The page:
Advanced Search
MyIDEAS: Login to save this article or follow this journal

On the complementarity between on-the-job training and R&D: a brief overview

Contents:

Author Info

  • Sergio Scicchitano

    ()
    (Italian Ministry of Economic Development, "La Sapienza" University and University of Calabria)

Registered author(s):

    Abstract

    In this paper I briefly review the existing literature on the complementarity between on-the-job training and R&D. I show that the complementarity is studied, on the one hand, within two lines of economic research, labour economics and endogenous growth. On the other hand, from the empirical point of view, some recent papers seem to confirm results of theoretical studies, by arguing that a specific training for R&D is quite often a crucial condition for adopting new technologies. I conclude that this issue is treated by different subsets of economic literature which need other improvements, and particularly, an integration

    Download Info

    If you experience problems downloading a file, check if you have the proper application to view it first. In case of further problems read the IDEAS help page. Note that these files are not on the IDEAS site. Please be patient as the files may be large.
    File URL: http://www.accessecon.com/pubs/EB/2007/Volume15/EB-07O00002A.pdf
    Download Restriction: no

    Bibliographic Info

    Article provided by AccessEcon in its journal Economics Bulletin.

    Volume (Year): 15 (2007)
    Issue (Month): 2 ()
    Pages: 1-11

    as in new window
    Handle: RePEc:ebl:ecbull:eb-07o00002

    Contact details of provider:

    Related research

    Keywords:

    Find related papers by JEL classification:

    References

    References listed on IDEAS
    Please report citation or reference errors to , or , if you are the registered author of the cited work, log in to your RePEc Author Service profile, click on "citations" and make appropriate adjustments.:
    as in new window
    1. Hashimoto, Masanori, 1981. "Firm-Specific Human Capital as a Shared Investment," American Economic Review, American Economic Association, American Economic Association, vol. 71(3), pages 475-82, June.
    2. Daron Acemoglu & Jorn-Steffen Pischke, 1998. "Beyond Becker: Training in Imperfect Labor Markets," NBER Working Papers 6740, National Bureau of Economic Research, Inc.
    3. Peter J. Klenow & Mark Bils, 2000. "Does Schooling Cause Growth?," American Economic Review, American Economic Association, American Economic Association, vol. 90(5), pages 1160-1183, December.
    4. Robert E. Hall & Charles I. Jones, 1999. "Why Do Some Countries Produce So Much More Output Per Worker Than Others?," The Quarterly Journal of Economics, MIT Press, MIT Press, vol. 114(1), pages 83-116, February.
    5. Alan B. Krueger & Mikael Lindahl, 2000. "Education for Growth: Why and For Whom?," NBER Working Papers 7591, National Bureau of Economic Research, Inc.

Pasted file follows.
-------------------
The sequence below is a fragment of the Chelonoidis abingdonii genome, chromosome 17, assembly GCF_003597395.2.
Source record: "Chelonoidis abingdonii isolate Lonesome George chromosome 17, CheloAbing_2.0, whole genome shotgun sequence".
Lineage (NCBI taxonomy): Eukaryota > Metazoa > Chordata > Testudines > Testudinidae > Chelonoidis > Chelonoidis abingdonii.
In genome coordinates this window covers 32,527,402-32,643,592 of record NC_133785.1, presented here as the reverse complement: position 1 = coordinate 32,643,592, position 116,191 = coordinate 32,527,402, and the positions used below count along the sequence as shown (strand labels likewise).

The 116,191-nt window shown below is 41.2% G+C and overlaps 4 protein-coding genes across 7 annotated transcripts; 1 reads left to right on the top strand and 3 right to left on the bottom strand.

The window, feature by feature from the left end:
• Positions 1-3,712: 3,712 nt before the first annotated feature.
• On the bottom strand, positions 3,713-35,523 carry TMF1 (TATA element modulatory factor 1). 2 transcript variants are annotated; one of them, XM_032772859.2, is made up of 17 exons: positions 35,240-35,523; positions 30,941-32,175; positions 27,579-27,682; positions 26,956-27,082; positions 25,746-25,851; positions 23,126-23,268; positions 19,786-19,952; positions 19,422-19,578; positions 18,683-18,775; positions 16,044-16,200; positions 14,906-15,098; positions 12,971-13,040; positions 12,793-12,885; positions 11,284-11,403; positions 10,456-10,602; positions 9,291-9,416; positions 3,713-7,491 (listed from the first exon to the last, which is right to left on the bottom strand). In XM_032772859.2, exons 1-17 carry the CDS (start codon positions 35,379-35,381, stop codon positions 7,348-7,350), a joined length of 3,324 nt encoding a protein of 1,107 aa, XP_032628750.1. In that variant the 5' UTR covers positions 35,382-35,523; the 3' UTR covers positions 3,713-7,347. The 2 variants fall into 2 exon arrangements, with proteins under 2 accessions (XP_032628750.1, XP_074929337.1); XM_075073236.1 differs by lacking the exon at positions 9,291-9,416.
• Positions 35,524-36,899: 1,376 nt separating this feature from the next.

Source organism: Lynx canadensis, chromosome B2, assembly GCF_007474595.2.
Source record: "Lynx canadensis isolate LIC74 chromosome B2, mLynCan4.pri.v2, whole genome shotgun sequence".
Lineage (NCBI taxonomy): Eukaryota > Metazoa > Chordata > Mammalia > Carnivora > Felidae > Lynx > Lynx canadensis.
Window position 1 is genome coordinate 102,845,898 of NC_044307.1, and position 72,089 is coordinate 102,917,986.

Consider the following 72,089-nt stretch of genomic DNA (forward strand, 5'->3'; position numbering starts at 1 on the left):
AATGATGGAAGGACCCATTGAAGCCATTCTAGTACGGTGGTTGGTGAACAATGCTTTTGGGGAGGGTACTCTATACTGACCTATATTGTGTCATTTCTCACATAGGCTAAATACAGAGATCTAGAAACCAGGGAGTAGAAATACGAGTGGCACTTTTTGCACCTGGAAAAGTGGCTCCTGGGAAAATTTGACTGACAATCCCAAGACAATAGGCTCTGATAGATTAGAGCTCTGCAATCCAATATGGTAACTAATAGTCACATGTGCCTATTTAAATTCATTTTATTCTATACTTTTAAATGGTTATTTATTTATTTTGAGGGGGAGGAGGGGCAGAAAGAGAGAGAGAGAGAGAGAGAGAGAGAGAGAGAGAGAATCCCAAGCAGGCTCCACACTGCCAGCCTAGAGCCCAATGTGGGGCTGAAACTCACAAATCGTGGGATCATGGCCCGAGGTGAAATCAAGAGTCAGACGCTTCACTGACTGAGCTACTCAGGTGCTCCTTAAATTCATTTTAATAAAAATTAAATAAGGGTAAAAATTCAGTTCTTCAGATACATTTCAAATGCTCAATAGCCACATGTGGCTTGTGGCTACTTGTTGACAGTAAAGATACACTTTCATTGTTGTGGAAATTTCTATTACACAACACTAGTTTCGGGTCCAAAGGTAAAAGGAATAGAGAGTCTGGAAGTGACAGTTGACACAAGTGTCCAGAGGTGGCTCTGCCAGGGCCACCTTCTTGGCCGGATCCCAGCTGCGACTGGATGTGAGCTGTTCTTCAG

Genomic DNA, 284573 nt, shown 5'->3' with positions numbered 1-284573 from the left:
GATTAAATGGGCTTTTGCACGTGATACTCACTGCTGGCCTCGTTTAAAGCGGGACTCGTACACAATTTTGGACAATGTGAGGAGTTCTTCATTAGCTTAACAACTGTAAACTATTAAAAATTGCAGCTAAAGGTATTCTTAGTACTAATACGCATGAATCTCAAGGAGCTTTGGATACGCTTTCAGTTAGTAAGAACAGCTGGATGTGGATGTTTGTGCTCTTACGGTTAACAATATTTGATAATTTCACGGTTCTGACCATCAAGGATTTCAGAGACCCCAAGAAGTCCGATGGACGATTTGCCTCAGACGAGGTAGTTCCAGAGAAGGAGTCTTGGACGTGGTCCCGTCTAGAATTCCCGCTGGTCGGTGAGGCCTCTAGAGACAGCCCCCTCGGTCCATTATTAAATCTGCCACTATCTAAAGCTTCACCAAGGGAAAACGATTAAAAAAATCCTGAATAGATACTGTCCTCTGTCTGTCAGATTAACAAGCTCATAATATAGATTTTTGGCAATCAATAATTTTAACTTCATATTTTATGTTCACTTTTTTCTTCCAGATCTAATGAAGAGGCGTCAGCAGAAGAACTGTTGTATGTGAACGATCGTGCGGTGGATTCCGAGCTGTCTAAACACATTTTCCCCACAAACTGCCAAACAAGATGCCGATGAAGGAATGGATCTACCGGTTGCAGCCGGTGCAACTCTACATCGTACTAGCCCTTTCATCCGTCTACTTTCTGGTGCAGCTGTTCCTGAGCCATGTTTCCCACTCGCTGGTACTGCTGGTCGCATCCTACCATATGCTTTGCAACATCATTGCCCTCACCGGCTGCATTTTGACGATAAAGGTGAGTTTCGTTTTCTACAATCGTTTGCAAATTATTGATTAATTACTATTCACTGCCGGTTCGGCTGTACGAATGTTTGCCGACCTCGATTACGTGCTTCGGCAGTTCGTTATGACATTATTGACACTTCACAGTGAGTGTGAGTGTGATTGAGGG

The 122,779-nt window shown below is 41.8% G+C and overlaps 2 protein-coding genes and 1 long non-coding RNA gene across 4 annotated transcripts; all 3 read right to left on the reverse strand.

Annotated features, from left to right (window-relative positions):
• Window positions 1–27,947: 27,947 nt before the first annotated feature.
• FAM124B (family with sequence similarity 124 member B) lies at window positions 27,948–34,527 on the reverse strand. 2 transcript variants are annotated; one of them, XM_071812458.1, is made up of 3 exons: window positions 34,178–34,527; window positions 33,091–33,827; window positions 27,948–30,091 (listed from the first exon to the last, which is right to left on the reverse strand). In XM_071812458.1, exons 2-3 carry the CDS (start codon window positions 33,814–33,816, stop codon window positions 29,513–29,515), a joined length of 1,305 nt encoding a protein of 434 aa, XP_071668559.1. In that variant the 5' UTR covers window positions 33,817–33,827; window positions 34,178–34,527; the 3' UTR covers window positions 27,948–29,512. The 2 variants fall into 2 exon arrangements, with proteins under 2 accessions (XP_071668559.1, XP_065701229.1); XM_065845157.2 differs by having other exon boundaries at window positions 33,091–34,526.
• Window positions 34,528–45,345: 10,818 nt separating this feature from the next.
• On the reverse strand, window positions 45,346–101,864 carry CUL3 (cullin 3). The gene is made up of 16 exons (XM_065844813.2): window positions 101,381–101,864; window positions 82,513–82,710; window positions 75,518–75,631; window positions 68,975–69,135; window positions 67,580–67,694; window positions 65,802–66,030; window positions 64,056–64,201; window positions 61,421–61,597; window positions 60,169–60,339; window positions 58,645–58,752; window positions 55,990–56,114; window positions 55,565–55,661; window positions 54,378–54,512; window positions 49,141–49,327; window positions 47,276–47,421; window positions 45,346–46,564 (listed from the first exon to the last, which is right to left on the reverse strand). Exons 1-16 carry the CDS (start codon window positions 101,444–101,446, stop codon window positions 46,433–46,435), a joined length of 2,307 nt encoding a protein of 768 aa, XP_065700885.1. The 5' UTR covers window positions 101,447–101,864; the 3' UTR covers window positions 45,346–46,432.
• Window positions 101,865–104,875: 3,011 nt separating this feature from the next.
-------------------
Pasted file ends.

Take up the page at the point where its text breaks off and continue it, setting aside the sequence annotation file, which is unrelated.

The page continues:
6. Acemoglu, Daron, 1997. "Training and Innovation in an Imperfect Labour Market," Review of Economic Studies, Wiley Blackwell, Wiley Blackwell, vol. 64(3), pages 445-64, July.
    7. Dennis D. Kimko & Eric A. Hanushek, 2000. "Schooling, Labor-Force Quality, and the Growth of Nations," American Economic Review, American Economic Association, American Economic Association, vol. 90(5), pages 1184-1208, December.
    8. Duffy, John & Papageorgiou, Chris, 2000. " A Cross-Country Empirical Investigation of the Aggregate Production Function Specification," Journal of Economic Growth, Springer, Springer, vol. 5(1), pages 87-120, March.
    Full references (including those not matched with items on IDEAS)

    Citations

    Lists

    This item is not listed on Wikipedia, on a reading list or among the top items on IDEAS.

    Statistics

    Access and download statistics

    Corrections

    When requesting a correction, please mention this item's handle: RePEc:ebl:ecbull:eb-07o00002. See general information about how to correct material in RePEc.

    For technical questions regarding this item, or to correct its authors, title, abstract, bibliographic or download information, contact: (John P. Conley).

    If you have authored this item and are not yet registered with RePEc, we encourage you to do it here. This allows to link your profile to this item. It also allows you to accept potential citations to this item that we are uncertain about.

    If references are entirely missing, you can add them using this form.

    If the full references list an item that is present in RePEc, but the system did not link to it, you can help with this form.

    If you know of missing items citing this one, you can help us creating those links by adding the relevant references in the same way as above, for each refering item. If you are a registered author of this item, you may also want to check the "citations" tab in your profile, as there may be some citations waiting for confirmation.

    Please note that corrections may take a couple of weeks to filter through the various RePEc services.